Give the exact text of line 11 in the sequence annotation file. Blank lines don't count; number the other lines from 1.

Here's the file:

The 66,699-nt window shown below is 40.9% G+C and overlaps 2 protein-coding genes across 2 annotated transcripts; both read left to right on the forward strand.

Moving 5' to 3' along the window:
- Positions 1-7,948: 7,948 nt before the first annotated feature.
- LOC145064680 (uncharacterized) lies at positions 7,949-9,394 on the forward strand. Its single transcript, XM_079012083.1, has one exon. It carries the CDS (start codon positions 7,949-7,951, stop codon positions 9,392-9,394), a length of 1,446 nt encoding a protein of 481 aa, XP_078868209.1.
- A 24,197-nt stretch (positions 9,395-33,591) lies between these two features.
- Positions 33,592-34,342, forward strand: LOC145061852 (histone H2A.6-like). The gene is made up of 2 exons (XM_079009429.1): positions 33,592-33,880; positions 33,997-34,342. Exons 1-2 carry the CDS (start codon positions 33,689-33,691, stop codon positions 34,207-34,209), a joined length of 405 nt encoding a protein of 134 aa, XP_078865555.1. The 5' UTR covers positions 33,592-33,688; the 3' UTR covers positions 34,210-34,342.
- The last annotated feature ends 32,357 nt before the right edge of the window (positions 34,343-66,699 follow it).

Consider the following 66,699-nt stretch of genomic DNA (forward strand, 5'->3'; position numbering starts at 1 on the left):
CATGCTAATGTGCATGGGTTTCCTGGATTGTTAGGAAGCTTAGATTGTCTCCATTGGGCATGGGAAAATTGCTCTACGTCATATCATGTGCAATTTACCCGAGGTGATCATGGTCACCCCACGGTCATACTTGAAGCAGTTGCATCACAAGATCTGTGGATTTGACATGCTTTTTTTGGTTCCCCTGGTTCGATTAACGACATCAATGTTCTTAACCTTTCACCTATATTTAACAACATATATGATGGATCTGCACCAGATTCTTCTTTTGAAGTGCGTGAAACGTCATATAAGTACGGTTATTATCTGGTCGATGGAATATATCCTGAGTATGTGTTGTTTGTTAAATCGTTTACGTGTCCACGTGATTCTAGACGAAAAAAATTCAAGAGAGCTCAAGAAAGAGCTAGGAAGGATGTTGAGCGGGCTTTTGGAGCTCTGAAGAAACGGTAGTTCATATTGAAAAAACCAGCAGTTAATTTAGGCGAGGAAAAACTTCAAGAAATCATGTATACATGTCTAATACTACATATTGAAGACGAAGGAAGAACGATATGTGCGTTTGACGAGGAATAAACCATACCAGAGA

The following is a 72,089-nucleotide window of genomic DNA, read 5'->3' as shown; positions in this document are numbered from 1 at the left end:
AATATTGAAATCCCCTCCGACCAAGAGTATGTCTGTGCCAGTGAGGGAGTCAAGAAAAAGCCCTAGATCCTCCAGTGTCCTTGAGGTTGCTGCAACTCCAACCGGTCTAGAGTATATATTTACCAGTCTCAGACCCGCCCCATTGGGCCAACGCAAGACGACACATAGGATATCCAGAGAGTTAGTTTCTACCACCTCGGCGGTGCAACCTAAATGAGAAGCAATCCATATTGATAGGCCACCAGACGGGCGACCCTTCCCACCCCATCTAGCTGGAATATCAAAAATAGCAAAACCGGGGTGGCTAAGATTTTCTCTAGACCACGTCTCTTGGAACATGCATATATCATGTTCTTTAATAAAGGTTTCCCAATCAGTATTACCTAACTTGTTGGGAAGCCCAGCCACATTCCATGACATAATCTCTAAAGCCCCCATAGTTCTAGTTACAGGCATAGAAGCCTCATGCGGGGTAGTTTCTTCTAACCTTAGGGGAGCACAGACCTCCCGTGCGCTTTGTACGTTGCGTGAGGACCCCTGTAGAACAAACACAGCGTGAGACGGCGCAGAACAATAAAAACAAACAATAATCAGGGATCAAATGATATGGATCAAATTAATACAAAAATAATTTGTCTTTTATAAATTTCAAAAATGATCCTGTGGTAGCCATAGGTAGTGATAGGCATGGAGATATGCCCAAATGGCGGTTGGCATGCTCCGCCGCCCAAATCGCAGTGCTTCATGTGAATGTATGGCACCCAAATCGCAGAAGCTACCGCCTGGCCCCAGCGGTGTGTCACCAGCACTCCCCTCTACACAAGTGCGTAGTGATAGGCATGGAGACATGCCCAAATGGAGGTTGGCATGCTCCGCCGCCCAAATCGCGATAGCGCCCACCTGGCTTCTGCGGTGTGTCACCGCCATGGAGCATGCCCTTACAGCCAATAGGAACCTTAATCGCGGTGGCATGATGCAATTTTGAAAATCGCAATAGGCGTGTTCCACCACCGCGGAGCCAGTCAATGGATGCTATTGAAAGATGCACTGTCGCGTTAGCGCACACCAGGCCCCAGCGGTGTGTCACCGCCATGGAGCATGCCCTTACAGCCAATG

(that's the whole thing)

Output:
AATATTGAAATCCCCTCCGACCAAGAGTATGTCTGTGCCAGTGAGGGAGTCAAGAAAAAGCCCTAGATCCTCCAGTGTCCTTGAGGTTGCTGCAACTCCAACCGGTCTAGAGTATATATTTACCAGTCTCAGACCCGCCCCATTGGGCCAACGCAAGACGACACATAGGATATCCAGAGAGTTAGTTTCTACCACCTCGGCGGTGCAACCTAAATGAGAAGCAATCCATATTGATAGGCCACCAGACGGGCGACCCTTCCCACCCCATCTAGCTGGAATATCAAAAATAGCAAAACCGGGGTGGCTAAGATTTTCTCTAGACCACGTCTCTTGGAACATGCATATATCATGTTCTTTAATAAAGGTTTCCCAATCAGTATTACCTAACTTGTTGGGAAGCCCAGCCACATTCCATGACATAATCTCTAAAGCCCCCATAGTTCTAGTTACAGGCATAGAAGCCTCATGCGGGGTAGTTTCTTCTAACCTTAGGGGAGCACAGACCTCCCGTGCGCTTTGTACGTTGCGTGAGGACCCCTGTAGAACAAACACAGCGTGAGACGGCGCAGAACAATAAAAACAAACAATAATCAGGGATCAAATGATATGGATCAAATTAATACAAAAATAATTTGTCTTTTATAAATTTCAAAAATGATCCTGTGGTAGCCATAGGTAGTGATAGGCATGGAGATATGCCCAAATGGCGGTTGGCATGCTCCGCCGCCCAAATCGCAGTGCTTCATGTGAATGTATGGCACCCAAATCGCAGAAGCTACCGCCTGGCCCCAGCGGTGTGTCACCAGCACTCCCCTCTACACAAGTGCGTAGTGATAGGCATGGAGACATGCCCAAATGGAGGTTGGCATGCTCCGCCGCCCAAATCGCGATAGCGCCCACCTGGCTTCTGCGGTGTGTCACCGCCATGGAGCATGCCCTTACAGCCAATAGGAACCTTAATCGCGGTGGCATGATGCAATTTTGAAAATCGCAATAGGCGTGTTCCACCACCGCGGAGCCAGTCAATGGATGCTATTGAAAGATGCACTGTCGCGTTAGCGCACACCAGGCCCCAGCGGTGTGTCACCGCCATGGAGCATGCCCTTACAGCCAATG